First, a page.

{
            "name": "Allow-Middle",
            "properties": {
              "provisioningState": "Succeeded",
              "protocol": "Tcp",
              "sourcePortRange": "*",
              "destinationPortRange": "1433",
              "sourceAddressPrefix": "[variables('middleNet')]",
              "destinationAddressPrefix": "*",
              "access": "Allow",
              "priority": 100,
              "direction": "Inbound"
            }
          },
          //{
          //  "name": "Allow-RDP",
          //  "properties": {
          //    "protocol": "Tcp",
          //    "sourcePortRange": "*",
          //    "destinationPortRange": "3389",
          //    "sourceAddressPrefix": "*",
          //    "destinationAddressPrefix": "*",
          //    "access": "Allow",
          //    "priority": 150,
          //    "direction": "Inbound"
          //  }
          //},
          {
            "name": "Allow-Health-Monitoring",
            "properties": {
              "provisioningState": "Succeeded",
              "protocol": "*",
              "sourcePortRange": "*",
              "destinationPortRange": "80",
              "sourceAddressPrefix": "AzureLoadBalancer",
              "destinationAddressPrefix": "*",
              "access": "Allow",
              "priority": 200,
              "direction": "Inbound"
            }
          },
          {
            "name": "Deny-Everything-Else",
            "properties": {
              "provisioningState": "Succeeded",
              "protocol": "*",
              "sourcePortRange": "*",
              "destinationPortRange": "80",
              "sourceAddressPrefix": "*",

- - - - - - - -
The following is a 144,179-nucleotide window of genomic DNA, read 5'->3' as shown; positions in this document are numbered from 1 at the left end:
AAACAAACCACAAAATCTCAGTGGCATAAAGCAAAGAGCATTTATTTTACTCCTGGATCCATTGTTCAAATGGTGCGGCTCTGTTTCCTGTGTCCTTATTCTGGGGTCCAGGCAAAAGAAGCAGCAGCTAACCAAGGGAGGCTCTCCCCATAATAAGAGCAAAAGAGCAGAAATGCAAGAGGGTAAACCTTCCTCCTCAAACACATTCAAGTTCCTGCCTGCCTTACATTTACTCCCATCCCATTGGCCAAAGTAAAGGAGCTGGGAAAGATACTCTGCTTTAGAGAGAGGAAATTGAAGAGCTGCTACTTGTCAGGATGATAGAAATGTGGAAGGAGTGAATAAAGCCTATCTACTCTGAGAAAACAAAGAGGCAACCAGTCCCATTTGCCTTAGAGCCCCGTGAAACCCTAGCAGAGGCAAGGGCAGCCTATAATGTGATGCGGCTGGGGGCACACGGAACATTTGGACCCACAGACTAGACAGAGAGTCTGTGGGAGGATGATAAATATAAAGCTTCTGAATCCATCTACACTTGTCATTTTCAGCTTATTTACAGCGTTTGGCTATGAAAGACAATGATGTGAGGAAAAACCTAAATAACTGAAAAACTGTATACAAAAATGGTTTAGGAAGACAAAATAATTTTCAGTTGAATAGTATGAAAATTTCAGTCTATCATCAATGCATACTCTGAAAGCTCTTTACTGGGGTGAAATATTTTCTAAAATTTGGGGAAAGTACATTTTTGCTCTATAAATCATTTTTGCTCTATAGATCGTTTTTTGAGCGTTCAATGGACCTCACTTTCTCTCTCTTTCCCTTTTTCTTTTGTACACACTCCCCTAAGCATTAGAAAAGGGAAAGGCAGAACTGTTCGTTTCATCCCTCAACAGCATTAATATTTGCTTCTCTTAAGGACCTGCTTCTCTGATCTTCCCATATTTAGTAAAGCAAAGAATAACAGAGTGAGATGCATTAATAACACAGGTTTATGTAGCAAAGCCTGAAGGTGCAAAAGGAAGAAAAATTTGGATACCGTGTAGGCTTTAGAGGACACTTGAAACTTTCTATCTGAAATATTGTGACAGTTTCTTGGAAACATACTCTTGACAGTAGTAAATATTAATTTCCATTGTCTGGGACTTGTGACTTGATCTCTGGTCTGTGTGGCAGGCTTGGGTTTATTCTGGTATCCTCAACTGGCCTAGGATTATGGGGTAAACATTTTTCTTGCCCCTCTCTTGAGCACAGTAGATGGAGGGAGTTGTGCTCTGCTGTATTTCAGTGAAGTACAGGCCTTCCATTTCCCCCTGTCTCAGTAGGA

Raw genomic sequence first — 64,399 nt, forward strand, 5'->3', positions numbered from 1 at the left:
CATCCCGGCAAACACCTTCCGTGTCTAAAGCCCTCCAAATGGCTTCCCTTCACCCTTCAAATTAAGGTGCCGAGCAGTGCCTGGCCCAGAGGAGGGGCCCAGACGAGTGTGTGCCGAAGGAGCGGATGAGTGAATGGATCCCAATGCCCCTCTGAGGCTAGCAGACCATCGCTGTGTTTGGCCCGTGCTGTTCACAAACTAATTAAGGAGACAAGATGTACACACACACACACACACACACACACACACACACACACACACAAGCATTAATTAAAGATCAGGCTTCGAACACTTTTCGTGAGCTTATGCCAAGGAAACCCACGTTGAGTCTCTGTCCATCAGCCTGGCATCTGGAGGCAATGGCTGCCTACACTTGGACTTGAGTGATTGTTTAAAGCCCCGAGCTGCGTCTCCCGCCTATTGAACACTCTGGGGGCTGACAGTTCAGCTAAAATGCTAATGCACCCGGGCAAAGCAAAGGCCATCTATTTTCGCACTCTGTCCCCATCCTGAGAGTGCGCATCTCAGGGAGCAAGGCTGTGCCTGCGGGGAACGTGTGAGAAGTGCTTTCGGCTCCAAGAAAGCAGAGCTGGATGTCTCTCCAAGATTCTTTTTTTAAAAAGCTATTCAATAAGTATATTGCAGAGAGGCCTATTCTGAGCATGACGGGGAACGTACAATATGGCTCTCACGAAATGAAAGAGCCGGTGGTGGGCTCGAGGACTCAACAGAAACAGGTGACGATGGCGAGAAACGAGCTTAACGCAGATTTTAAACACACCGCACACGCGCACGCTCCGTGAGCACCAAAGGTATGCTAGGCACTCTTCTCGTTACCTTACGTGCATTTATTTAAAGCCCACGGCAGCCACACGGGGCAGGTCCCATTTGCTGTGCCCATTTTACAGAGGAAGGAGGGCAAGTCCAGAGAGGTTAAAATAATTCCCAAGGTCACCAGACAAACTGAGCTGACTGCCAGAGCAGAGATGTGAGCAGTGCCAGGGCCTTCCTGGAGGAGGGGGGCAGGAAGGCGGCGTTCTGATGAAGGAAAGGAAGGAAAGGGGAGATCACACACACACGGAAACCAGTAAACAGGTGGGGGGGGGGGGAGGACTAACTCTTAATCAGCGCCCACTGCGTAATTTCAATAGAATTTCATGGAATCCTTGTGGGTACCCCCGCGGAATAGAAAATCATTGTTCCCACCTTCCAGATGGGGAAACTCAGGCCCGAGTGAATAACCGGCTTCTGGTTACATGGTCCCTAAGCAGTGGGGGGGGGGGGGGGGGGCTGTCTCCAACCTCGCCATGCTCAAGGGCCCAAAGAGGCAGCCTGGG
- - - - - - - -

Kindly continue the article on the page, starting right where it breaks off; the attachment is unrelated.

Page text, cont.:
"destinationAddressPrefix": "*",
              "access": "Deny",
              "priority": 300,
              "direction": "Inbound"
            }
          },
          {
            "name": "Deny-All-Traffic",
            "properties": {
              "provisioningState": "Succeeded",
              "protocol": "*",
              "sourcePortRange": "*",
              "destinationPortRange": "80",
              "sourceAddressPrefix": "*",
              "destinationAddressPrefix": "*",
              "access": "Deny",
              "priority": 100,
              "direction": "Outbound"
            }
          }
        ],
        "subnets": [ ]
      }
    }
  ],
  "outputs": { }
}

Conclusion

You can see that you can “bring your own network” to Azure and define rules that mimic the rules of your on-premise firewall.

This adds a level of security and reliability.  Even if you use authentication for all your services on your middle tier, for instance, it is more secure to simply disallow traffic from the internet to be routed there.  Not only that, but if some attacker tries to breach in, he simply won’t get to your machine and his / her attacks won’t affect the performance of your VMs.  Hence your service will be more reliable.

Lots of variations are possible.  A popular one is to lock down the front end to an IP range to let only people from certain offices access them.

This was a quite standard network.  I chose that configuration since it is quite common but I’m sure you can see how you can start from that and customize it to fit your own requirements.

2 thoughts on “Using Network Security Groups (NSG) to secure network access to an environment

  1. Pingback: Network Access Control on an HDInsight Cluster | Vincent-Philippe Lauzon's blog

  2. Pingback: Troubleshooting NSGs using Diagnostic Logs | Vincent-Philippe Lauzon's blog